March 18: Putin signs treaty absorbing Crimea into Russia, the first time the Kremlin expands the country's borders since World War II. Kiev says the conflict has reached a "military stage" after a Ukrainian soldier was shot and killed by gunmen who stormed a military base in Simferopol. Crimea's pro-Kremlin police department says a member of the local self-defence forces was also killed in the same incident.

March 19: Pro-Russian activists, apparently Crimean self-defence forces, overtake Sevastopol base without using violence.

March 20: EU leaders condemn Russia's annexation of Crimea. EU and US extend the list of individuals targeted for sanctions.

March 21: Russia backs off from tit-for-tat sanctions after US targets Putin's inner circle and EU adds 12 names to sanctions list. Ukraine says it will never accept loss of Crimea while Moscow signs a bill to formally annex the peninsula.

March 22: Soldiers take control of Ukrainian air base in Belbek, as Novofedorovka naval base is seized by pro-Russian activists. Crimea celebrates joining Russia.

March 23: About 189 military sites in Crimea are now under the control of Russian troops. Obama calls an emergency G7 meeting, excluding Russia, to be held as an off-shoot to Monday's G8 nuclear security summit.

March 24: Leaders of the Group of Seven nations, meeting without Russia, agreed to hold their own summit this year instead of attending a planned G8 meeting, due to have taken place June 4-5, in Sochi, along the Black Sea coast from Crimea, and to suspend their participation in the G8 until Russia changes course. They warn Moscow it faces damaging economic sanctions if President Putin takes further action to destabilise Ukraine following the seizure of Crimea.

March 25: Oleksandr Turchynov, Ukraine's acting president, orders troops to withdraw from Crimea after Russia seized and annexed the peninsula. Turchynov told legislators that both servicemen and their families would now be relocated to the mainland.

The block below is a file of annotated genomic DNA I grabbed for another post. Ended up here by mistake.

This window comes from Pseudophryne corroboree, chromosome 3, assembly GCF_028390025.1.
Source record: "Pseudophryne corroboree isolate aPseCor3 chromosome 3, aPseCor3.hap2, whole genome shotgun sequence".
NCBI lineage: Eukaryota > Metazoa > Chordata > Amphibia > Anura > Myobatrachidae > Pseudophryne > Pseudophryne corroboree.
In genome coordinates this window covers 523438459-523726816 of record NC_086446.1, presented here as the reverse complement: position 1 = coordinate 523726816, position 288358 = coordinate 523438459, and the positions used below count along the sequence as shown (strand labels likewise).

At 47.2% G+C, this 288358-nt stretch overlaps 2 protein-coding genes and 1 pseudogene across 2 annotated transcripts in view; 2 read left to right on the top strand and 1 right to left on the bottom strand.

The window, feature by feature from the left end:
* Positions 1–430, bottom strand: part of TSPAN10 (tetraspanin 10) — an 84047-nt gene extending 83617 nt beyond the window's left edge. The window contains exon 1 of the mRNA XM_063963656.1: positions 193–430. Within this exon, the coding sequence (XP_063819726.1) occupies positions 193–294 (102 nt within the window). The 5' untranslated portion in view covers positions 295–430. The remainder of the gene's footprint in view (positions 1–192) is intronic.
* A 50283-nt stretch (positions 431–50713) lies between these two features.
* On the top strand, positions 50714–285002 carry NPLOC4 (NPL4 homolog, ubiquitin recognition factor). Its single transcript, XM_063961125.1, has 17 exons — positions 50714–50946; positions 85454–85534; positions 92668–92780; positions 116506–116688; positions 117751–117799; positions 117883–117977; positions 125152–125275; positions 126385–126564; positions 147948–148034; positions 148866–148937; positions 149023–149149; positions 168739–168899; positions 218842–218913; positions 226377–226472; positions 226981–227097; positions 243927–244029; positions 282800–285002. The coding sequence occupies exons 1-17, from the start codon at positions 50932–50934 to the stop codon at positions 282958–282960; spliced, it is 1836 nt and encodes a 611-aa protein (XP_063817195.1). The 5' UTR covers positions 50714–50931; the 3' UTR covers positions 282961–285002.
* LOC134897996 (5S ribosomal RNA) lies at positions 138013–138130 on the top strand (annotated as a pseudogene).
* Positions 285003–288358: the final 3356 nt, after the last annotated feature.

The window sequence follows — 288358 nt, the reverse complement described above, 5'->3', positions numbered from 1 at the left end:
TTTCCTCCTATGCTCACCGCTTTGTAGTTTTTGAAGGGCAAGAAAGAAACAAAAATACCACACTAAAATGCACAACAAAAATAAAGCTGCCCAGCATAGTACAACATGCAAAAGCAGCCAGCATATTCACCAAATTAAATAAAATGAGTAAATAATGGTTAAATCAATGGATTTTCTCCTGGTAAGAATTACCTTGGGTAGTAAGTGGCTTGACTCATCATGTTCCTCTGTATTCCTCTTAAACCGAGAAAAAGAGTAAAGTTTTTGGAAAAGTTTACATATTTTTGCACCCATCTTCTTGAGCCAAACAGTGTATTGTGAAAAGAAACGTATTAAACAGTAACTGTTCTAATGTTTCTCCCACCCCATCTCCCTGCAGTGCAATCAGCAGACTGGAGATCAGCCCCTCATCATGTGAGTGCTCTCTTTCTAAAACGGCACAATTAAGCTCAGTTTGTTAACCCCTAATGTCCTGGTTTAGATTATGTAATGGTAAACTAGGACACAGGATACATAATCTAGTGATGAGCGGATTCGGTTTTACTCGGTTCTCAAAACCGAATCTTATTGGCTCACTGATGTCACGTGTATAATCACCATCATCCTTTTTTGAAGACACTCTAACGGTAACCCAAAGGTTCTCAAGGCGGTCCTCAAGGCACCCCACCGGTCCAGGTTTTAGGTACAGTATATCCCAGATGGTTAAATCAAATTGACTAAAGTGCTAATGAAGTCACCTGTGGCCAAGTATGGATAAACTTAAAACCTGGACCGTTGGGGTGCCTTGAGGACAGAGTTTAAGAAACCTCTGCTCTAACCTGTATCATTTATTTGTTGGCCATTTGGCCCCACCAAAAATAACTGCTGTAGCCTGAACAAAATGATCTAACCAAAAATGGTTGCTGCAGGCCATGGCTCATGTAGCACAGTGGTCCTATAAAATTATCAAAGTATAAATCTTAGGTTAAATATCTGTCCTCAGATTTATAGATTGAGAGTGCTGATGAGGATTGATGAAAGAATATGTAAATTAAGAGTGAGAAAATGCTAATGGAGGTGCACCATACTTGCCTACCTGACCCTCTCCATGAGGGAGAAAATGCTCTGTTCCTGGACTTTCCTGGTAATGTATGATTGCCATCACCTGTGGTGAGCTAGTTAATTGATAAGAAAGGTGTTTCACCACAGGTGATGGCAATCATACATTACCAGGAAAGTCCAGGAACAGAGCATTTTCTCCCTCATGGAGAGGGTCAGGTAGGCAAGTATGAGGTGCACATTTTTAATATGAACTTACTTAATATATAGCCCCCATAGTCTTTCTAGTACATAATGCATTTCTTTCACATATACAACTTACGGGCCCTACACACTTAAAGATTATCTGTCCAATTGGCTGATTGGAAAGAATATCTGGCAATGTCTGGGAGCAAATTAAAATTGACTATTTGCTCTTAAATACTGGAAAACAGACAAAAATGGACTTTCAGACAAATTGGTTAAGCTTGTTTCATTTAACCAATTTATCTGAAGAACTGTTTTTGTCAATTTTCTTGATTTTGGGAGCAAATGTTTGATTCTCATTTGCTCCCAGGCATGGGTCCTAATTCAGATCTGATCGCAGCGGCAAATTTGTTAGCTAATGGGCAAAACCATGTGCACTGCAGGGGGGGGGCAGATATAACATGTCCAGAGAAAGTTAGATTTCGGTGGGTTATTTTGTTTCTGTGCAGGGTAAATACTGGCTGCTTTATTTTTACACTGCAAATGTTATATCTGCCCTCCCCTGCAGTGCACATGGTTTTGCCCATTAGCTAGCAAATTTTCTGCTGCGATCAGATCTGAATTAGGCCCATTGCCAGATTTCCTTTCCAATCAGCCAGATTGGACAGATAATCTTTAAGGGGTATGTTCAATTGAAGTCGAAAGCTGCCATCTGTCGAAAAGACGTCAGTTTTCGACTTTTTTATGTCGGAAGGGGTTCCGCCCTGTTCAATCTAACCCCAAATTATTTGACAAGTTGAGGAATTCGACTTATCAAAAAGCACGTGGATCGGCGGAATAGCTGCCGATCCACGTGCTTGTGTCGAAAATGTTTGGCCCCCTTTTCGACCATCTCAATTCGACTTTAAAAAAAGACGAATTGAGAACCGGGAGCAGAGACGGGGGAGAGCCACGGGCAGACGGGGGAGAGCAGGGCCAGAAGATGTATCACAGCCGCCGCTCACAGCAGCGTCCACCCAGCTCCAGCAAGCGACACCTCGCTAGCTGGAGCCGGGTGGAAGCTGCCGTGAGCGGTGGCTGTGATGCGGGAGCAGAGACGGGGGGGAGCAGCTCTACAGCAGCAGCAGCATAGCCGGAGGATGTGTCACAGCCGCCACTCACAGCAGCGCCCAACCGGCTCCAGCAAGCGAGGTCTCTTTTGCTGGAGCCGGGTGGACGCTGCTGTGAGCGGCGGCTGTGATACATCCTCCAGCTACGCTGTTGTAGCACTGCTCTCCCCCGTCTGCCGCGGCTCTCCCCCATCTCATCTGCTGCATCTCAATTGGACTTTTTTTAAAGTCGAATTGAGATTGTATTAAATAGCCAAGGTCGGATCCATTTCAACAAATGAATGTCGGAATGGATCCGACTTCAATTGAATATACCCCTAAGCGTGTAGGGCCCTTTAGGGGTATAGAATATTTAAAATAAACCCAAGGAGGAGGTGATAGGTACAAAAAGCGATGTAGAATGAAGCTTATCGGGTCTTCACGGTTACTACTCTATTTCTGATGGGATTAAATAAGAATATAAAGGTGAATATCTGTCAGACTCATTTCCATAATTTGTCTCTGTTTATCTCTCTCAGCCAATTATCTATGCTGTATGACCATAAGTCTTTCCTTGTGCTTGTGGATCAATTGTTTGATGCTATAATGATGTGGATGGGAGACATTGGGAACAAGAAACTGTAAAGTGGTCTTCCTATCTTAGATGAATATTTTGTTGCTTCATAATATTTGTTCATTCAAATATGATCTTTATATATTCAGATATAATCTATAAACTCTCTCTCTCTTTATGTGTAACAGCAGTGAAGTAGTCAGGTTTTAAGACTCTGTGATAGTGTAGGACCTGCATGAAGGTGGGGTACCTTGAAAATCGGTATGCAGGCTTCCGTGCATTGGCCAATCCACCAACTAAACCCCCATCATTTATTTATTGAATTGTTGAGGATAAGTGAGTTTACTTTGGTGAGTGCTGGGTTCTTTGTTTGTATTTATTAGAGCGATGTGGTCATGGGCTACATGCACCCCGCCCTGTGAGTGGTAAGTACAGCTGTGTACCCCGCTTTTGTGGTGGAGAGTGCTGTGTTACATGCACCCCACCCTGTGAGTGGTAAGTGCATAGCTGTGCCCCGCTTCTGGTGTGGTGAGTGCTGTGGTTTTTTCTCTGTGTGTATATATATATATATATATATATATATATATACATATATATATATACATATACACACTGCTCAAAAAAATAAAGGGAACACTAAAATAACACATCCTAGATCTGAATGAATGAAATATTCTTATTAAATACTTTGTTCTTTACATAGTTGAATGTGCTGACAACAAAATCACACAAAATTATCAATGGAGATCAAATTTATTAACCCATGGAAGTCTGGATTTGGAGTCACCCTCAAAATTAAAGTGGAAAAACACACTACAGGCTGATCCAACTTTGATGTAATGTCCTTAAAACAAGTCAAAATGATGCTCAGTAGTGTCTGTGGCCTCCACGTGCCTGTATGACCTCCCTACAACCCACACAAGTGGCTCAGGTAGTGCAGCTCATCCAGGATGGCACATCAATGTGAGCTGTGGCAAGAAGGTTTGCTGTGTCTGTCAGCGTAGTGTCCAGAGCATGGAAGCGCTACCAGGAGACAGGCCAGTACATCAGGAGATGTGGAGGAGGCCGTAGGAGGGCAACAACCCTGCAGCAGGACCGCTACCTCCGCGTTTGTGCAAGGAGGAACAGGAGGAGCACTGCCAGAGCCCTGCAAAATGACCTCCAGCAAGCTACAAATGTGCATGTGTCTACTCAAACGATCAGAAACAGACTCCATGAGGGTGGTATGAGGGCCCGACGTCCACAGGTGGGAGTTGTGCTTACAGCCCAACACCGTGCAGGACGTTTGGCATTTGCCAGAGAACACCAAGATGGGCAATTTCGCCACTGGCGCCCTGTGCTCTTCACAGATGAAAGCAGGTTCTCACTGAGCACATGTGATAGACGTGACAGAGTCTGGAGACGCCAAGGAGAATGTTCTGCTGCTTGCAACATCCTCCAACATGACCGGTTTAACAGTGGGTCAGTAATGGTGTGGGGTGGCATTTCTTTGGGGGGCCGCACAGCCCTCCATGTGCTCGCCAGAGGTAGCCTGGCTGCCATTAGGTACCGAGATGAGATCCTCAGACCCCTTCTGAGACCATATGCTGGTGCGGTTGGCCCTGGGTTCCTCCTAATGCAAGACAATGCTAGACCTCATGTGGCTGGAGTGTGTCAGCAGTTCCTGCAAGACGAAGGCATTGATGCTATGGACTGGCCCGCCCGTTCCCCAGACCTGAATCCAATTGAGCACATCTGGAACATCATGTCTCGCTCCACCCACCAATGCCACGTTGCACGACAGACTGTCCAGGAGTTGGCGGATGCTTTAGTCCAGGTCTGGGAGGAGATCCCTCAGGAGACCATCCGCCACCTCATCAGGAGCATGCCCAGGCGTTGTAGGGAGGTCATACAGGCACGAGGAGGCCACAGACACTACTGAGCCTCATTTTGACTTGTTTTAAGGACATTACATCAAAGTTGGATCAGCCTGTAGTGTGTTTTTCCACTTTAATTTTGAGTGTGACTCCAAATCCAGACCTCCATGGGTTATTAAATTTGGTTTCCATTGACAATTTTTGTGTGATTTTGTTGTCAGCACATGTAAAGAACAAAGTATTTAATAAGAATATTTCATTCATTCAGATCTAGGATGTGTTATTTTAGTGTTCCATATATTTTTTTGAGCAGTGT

March 26: Russia's military chief of staff says that the Russian flag was flying at all 193 military installations in Crimea following takeover of Ukrainian bases and ships by Russian troops.

March 27: International Monetary Fund announces $14-$18bn rescue for Ukraine as part of a broader package released by other governments and agencies amounting to $27bn over the next two years. Meanwhile, UN General Assembly approves resolution declaring Russian annexation of Ukraine's Crimea illegal.

March 28: Ukraine's deposed president, Viktor Yanukovich, calls for each of the country's regions to hold a referendum on its status "within Ukraine". Meanwhile, US sources say Russia's buildup near Ukraine may reach 40,000 troops.

March 29: Ukraine's presidential race begins with former Prime Minister Yulia Tymoshenko and billionaire confectionary tycoon Petro Poroshenko registaring as hopefuls. Former heavyweight champion Vitali Klitschko pulls out of the race, giving his backing to Poroshenko and urging Tymoshenko to do the same.

March 30: Ukraine holds a memorial service on the 40th day of killings of 103 Ukrainian activists at Kiev's Independence Square. Later on the day, US Secretary of State John Kerry meets with Russian counterpart Sergei Lavrov for Ukraine talks.

March 31: Russian troops party withdraw from Ukrainian border in the south region of Rostov in Russia, following talks between Russia's foreign minister and his US counterpart. Meanwhile, Russia's Prime Minister Dmitry Medvedev visits Crimea promising funds and payrises